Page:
Paris French Onion Soup

Paris Escargot

Paris Steak Frites


Paris Arc de Triomph

After dinner, we headed for the Champs-Élysées, Paris’ famous shopping street, to see the Arc De Triomphe. It was about 11pm at this time, and the street was still filled with people. Thank goodness we made our way here because we found an H&M that seemed to be open 24 hours. Did I mention it was about 20°F? We stocked up on gloves and scarves to keep us warm.
Paris Louve Pyramid Night

We trekked back home by foot and stopped at the Lourve for a night time photo op. Gosh it was beautiful. The white lights shining through the glass pyramids lit up the museum square.

We finally made it home and called it a night for our next full day of Parisian fun.

Planning For Our Trip to Europe

Let’s begin planning for our trip, these are the main topics we are focused on right now:

  1. What is our budget?
  2. Where are we going?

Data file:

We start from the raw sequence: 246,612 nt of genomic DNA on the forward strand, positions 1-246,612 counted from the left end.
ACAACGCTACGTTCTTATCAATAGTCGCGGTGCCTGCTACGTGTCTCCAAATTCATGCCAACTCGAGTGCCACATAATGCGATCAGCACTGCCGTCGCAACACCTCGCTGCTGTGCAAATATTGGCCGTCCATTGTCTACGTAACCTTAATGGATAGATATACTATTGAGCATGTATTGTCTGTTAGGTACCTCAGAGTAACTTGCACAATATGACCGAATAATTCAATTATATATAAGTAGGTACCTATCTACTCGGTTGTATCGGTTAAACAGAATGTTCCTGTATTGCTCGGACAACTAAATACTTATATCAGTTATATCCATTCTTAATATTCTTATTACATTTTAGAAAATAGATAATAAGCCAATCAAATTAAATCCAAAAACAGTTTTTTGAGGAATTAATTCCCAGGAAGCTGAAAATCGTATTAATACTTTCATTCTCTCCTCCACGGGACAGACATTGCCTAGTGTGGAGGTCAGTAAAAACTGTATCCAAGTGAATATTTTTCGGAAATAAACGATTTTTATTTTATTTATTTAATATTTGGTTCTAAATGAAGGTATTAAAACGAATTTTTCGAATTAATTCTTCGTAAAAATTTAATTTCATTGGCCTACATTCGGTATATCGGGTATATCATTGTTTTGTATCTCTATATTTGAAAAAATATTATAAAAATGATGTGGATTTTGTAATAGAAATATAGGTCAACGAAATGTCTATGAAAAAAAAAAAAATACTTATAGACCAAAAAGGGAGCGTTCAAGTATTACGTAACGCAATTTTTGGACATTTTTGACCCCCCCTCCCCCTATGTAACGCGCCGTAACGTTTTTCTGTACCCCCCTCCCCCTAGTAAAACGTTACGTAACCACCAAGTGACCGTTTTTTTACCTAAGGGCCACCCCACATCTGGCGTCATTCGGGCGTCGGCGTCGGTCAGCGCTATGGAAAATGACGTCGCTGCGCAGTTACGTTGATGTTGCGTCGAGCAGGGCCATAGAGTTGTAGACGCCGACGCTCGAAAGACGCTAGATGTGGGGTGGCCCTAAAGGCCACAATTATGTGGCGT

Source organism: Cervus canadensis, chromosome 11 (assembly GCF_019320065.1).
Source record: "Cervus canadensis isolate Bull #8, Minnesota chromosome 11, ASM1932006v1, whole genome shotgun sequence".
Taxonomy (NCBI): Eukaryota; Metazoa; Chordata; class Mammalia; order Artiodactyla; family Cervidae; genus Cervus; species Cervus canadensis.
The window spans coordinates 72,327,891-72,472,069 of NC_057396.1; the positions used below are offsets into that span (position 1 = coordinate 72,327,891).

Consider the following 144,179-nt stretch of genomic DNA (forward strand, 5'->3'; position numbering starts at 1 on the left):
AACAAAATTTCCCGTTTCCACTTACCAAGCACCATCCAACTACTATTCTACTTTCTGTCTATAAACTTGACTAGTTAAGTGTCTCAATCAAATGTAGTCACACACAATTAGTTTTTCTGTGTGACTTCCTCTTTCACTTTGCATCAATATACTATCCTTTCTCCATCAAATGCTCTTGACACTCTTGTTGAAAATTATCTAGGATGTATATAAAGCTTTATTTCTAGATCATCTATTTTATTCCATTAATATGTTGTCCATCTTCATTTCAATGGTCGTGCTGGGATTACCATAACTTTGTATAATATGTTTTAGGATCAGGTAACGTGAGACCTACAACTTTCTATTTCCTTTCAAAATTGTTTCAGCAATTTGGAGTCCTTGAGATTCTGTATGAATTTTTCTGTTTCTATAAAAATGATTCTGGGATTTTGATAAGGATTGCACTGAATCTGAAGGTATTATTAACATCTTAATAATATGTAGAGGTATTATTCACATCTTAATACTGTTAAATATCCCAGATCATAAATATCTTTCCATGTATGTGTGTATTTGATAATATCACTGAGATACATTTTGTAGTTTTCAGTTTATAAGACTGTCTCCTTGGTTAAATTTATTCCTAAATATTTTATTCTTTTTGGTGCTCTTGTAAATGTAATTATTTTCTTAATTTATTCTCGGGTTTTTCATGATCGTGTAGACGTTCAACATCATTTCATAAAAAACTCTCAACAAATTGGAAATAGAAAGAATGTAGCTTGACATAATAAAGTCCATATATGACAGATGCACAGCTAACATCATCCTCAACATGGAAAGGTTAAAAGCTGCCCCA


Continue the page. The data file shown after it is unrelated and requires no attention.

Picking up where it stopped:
3. When are we going?


moneySince S and I do not want to use up all of our vacation at once, we decided to take a 2-week vacation.  So, we now know the length.  Next we asked some of our friends how much a typical 2-week trip to Europe was. Most people mentioned around $5000 a person if we are staying in hotels and $4000 if we were staying in Hostels.  Since I’m traveling with S, I want to make sure she’s safe throughout the trip, so Hostels (cue the movie) are out of the question.  I don’t want to have to worry about someone creeping up on her in the middle of the night, or having our luggage stolen from us when we’re in the bathroom (this may happen, but European backpacking is usually safe for men and women).  Therefore, we decided to stay within a $5000 budget range per person.  That’s $10,000, which I hope we do not completely spend.  Here is our proposed budget: